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Salt: Break Up to Make Up

By February 15, 2019October 1st, 2020MSG
reduce sodium

When it comes to music, I’m an “oldies” kind of gal. And when Motown comes on, I crank up the volume!

Growing up in Philadelphia, one local Motown group, the Stylistics, turned out hit after hit with great lyrics. One of my favorites Stylistics songs was Break Up To Make Up. It goes like this:

Tell me what’s wrong with you now, tell me why I
Never seem to make you happy though heaven knows I try
What does it take to please you? Tell me just how
I can satisfy you woman, you’re driving me wild

As a registered dietitian, I look at almost everything from a nutrition viewpoint. So I see the first verse of Break Up to Make Up from another perspective. Sodium! The Centers for Disease Control and Prevention (CDC) recommends consuming no more than 2,300 milligrams (mg) of sodium per day. And the American Heart Association (AHA) recommends an ideal limit of no more than 1,500 mg per day for the average adult. But the average American consumes more than 3400 mg daily. Eating too much salt (sodium) can raise blood pressure, a leading risk factor for heart disease and stroke.

It’s time to break up with salt. OK – not a complete separation. But it is time to make up with ways to reduce the amount of sodium in what we eat and try cooking techniques and flavorful ingredients to enhance flavors of food with using less or no salt.

So from the Stylistics – “What does it take to please you? Tell me just how”here are some easy ways to reduce sodium in your diet:

  1. Pick fresh and frozen poultry that hasn’t been injected with a sodium solution. Check the fine print on the packaging for terms like “broth,” “saline” or “sodium solution.”
  2. Opt for canned vegetables labeled “no salt added” and frozen vegetables without salty sauces.
  3. When cooking, use onions, garlic, herbs, spices, citrus juices and vinegars in place of some or all of the salt to add flavor.
  4. Break the habit of adding salt to the cooking water of pasta and rice.
  5. Compare nutrition labels of various brands of the same food item until you find the one that has the lowest sodium content, since this will vary from brand to brand.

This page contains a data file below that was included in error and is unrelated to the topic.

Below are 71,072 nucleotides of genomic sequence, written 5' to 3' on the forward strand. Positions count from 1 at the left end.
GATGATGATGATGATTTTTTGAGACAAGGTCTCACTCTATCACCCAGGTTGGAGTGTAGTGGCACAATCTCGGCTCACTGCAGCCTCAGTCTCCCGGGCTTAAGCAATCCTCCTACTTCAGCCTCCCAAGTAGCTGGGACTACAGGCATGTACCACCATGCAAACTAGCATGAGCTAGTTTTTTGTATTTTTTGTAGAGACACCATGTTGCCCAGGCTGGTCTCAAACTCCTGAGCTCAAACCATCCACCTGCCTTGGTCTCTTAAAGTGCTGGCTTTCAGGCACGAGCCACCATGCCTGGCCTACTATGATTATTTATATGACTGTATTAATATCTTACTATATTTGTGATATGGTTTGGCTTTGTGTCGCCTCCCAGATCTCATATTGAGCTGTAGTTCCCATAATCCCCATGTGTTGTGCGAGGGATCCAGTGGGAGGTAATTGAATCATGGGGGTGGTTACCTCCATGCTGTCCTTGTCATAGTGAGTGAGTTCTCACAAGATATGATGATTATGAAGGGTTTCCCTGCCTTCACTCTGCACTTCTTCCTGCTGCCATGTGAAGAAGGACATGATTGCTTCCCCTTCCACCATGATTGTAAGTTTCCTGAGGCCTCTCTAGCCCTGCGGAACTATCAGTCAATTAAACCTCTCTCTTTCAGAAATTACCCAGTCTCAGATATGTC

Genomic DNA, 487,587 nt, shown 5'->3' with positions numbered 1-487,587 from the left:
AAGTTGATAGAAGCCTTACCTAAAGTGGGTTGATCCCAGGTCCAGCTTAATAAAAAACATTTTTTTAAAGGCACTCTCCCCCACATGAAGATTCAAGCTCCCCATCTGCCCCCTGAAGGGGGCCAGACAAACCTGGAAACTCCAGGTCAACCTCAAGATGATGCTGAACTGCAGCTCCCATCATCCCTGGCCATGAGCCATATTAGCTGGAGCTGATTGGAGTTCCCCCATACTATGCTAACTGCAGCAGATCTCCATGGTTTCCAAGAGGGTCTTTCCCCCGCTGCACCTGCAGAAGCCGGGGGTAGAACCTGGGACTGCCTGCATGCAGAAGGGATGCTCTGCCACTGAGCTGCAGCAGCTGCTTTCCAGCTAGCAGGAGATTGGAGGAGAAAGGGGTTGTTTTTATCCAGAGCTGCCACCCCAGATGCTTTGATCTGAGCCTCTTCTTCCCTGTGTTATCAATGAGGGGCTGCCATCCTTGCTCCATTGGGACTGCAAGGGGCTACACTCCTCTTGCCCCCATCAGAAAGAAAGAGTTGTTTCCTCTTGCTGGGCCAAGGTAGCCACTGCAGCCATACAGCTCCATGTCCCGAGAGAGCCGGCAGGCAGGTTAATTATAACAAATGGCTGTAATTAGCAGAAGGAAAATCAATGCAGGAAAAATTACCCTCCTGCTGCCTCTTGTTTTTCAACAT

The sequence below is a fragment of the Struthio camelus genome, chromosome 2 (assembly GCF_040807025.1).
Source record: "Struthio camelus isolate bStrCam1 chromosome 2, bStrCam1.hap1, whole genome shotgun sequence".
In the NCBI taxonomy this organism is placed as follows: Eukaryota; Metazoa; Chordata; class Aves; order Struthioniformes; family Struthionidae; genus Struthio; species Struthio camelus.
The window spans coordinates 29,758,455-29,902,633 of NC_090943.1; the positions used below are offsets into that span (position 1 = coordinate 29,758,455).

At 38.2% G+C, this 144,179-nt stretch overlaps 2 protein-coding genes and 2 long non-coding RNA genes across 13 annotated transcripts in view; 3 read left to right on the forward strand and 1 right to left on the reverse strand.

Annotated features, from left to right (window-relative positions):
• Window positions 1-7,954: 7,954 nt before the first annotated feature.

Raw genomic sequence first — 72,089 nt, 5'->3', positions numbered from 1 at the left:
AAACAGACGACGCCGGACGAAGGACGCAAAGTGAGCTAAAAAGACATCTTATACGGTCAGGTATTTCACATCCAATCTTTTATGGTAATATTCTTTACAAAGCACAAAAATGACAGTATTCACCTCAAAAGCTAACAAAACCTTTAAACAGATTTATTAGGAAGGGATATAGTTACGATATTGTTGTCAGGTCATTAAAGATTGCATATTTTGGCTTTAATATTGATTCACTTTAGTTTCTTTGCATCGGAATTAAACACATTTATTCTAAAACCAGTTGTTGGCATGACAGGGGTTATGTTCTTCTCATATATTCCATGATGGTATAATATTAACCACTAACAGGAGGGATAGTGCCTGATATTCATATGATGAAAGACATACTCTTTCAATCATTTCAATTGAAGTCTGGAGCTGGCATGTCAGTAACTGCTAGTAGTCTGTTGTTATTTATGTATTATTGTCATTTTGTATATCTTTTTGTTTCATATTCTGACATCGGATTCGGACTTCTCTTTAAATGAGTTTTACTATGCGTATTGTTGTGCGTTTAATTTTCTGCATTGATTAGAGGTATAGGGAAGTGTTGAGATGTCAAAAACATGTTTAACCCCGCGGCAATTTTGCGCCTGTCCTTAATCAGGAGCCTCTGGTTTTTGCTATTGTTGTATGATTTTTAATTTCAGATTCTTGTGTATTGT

6. Make smart swaps. For example, a McDonald’s Egg McMuffin packs over 800 mg sodium yet 2 scrambled eggs have less than 200 mg. Some brands of salad dressing cram up to 700 mg per serving; switch to oil and vinegar with less than 5 mg sodium.
  7. At restaurants, specify that you don’t want extra salt added as your meal is prepared.
  8. When eating out, order carefully. Avoid salty toppings such as barbecue or soy sauce. Go for dishes that are grilled, roasted, steamed, or baked.
  9. Don’t set out the salt shaker at dinner.
  10. Add MSG to pump up food’s taste. As a flavor enhancer, MSG can boost the savory taste of foods without adding excessive amounts of sodium because it contains two-thirds less sodium than salt.

Let me know if these tips work and your food is now singing “I can satisfy you (woman), you’re driving me wild.”

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low sodium diet

Related blog: How to Lower Your Sodium Intake with MSG, by Theresa Hedrick, MS, RD

Replacing the salt with MSG can lower the amount of sodium in a food without affecting the flavor. In fact, swapping salt for MSG can lower the sodium content of the food by up to 40% with no impact on how good it tastes. But how can something that contains sodium, monosodium glutamate (MSG), actually be beneficial in a low sodium diet? It’s because MSG contains about 12% sodium while table salt contains 39% sodium.

Althea is a registered dietitian/licensed nutritionist and an accomplished health education and communications professional. Althea has 30 years of experience delivering nutrition messages to university, professional, and worksite audiences. She served for 9 years as a national spokesperson for the Academy of Nutrition and Dietetics and has served as an adjunct professor of sports nutrition in the graduate school at Drexel University. Althea enjoys connecting the enjoyment of food with good nutrition. Note: MSGdish bloggers are compensated for their time in writing for MSGdish, but their statements and opinions are their own. They have pledged to blog with integrity, asserting that the trust of their readers and their peers is vitally important to them.

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